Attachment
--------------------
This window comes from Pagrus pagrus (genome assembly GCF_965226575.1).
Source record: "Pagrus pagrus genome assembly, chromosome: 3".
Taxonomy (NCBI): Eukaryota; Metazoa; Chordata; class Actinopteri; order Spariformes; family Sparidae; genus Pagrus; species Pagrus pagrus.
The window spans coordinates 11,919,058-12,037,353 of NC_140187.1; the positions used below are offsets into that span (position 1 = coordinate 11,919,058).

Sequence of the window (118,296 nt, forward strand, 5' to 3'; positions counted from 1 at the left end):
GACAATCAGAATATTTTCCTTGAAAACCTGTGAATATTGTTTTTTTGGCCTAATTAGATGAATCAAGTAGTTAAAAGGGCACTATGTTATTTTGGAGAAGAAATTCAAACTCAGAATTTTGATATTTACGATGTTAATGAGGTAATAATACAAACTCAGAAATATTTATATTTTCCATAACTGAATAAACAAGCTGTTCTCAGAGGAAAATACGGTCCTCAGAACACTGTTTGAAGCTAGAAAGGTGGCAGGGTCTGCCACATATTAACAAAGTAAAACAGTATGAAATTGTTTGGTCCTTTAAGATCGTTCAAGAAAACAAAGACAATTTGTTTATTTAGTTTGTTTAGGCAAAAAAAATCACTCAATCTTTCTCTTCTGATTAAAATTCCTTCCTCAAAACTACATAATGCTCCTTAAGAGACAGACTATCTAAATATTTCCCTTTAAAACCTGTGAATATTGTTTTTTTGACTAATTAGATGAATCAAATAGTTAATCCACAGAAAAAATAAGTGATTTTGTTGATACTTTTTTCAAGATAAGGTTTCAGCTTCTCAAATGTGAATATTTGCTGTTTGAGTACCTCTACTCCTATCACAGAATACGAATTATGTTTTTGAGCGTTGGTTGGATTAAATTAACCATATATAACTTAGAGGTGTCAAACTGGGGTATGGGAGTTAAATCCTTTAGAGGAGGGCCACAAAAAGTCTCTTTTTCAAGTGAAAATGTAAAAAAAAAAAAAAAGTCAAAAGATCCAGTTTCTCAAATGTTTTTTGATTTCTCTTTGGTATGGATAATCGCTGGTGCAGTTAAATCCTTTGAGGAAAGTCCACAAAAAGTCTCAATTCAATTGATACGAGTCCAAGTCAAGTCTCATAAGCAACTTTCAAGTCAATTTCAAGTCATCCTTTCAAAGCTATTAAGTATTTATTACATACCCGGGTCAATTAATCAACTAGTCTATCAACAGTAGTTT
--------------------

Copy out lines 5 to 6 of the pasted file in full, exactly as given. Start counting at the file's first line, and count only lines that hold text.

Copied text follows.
Sequence of the window (118,296 nt, forward strand, 5' to 3'; positions counted from 1 at the left end):
GACAATCAGAATATTTTCCTTGAAAACCTGTGAATATTGTTTTTTTGGCCTAATTAGATGAATCAAGTAGTTAAAAGGGCACTATGTTATTTTGGAGAAGAAATTCAAACTCAGAATTTTGATATTTACGATGTTAATGAGGTAATAATACAAACTCAGAAATATTTATATTTTCCATAACTGAATAAACAAGCTGTTCTCAGAGGAAAATACGGTCCTCAGAACACTGTTTGAAGCTAGAAAGGTGGCAGGGTCTGCCACATATTAACAAAGTAAAACAGTATGAAATTGTTTGGTCCTTTAAGATCGTTCAAGAAAACAAAGACAATTTGTTTATTTAGTTTGTTTAGGCAAAAAAAATCACTCAATCTTTCTCTTCTGATTAAAATTCCTTCCTCAAAACTACATAATGCTCCTTAAGAGACAGACTATCTAAATATTTCCCTTTAAAACCTGTGAATATTGTTTTTTTGACTAATTAGATGAATCAAATAGTTAATCCACAGAAAAAATAAGTGATTTTGTTGATACTTTTTTCAAGATAAGGTTTCAGCTTCTCAAATGTGAATATTTGCTGTTTGAGTACCTCTACTCCTATCACAGAATACGAATTATGTTTTTGAGCGTTGGTTGGATTAAATTAACCATATATAACTTAGAGGTGTCAAACTGGGGTATGGGAGTTAAATCCTTTAGAGGAGGGCCACAAAAAGTCTCTTTTTCAAGTGAAAATGTAAAAAAAAAAAAAAAGTCAAAAGATCCAGTTTCTCAAATGTTTTTTGATTTCTCTTTGGTATGGATAATCGCTGGTGCAGTTAAATCCTTTGAGGAAAGTCCACAAAAAGTCTCAATTCAATTGATACGAGTCCAAGTCAAGTCTCATAAGCAACTTTCAAGTCAATTTCAAGTCATCCTTTCAAAGCTATTAAGTATTTATTACATACCCGGGTCAATTAATCAACTAGTCTATCAACAGTAGTTT